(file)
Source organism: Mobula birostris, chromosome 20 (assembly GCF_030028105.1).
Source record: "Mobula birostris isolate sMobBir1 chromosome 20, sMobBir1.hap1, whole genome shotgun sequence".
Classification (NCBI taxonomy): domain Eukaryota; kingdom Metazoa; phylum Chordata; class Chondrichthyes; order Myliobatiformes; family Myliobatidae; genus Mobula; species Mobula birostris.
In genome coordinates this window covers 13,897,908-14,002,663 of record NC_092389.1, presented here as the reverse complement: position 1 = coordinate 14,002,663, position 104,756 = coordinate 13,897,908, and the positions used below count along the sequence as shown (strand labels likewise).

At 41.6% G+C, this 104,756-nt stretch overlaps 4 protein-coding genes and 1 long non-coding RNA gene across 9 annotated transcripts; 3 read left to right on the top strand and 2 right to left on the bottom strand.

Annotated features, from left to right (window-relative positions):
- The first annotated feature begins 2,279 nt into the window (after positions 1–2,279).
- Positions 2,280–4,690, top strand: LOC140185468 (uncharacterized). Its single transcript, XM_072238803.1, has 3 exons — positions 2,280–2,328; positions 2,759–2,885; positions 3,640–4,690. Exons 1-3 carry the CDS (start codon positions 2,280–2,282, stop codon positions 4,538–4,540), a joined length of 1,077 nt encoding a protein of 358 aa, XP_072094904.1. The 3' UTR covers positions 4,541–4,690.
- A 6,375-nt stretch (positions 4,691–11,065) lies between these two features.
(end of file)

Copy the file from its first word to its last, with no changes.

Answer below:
Source organism: Mobula birostris, chromosome 20 (assembly GCF_030028105.1).
Source record: "Mobula birostris isolate sMobBir1 chromosome 20, sMobBir1.hap1, whole genome shotgun sequence".
Classification (NCBI taxonomy): domain Eukaryota; kingdom Metazoa; phylum Chordata; class Chondrichthyes; order Myliobatiformes; family Myliobatidae; genus Mobula; species Mobula birostris.
In genome coordinates this window covers 13,897,908-14,002,663 of record NC_092389.1, presented here as the reverse complement: position 1 = coordinate 14,002,663, position 104,756 = coordinate 13,897,908, and the positions used below count along the sequence as shown (strand labels likewise).

At 41.6% G+C, this 104,756-nt stretch overlaps 4 protein-coding genes and 1 long non-coding RNA gene across 9 annotated transcripts; 3 read left to right on the top strand and 2 right to left on the bottom strand.

Annotated features, from left to right (window-relative positions):
- The first annotated feature begins 2,279 nt into the window (after positions 1–2,279).
- Positions 2,280–4,690, top strand: LOC140185468 (uncharacterized). Its single transcript, XM_072238803.1, has 3 exons — positions 2,280–2,328; positions 2,759–2,885; positions 3,640–4,690. Exons 1-3 carry the CDS (start codon positions 2,280–2,282, stop codon positions 4,538–4,540), a joined length of 1,077 nt encoding a protein of 358 aa, XP_072094904.1. The 3' UTR covers positions 4,541–4,690.
- A 6,375-nt stretch (positions 4,691–11,065) lies between these two features.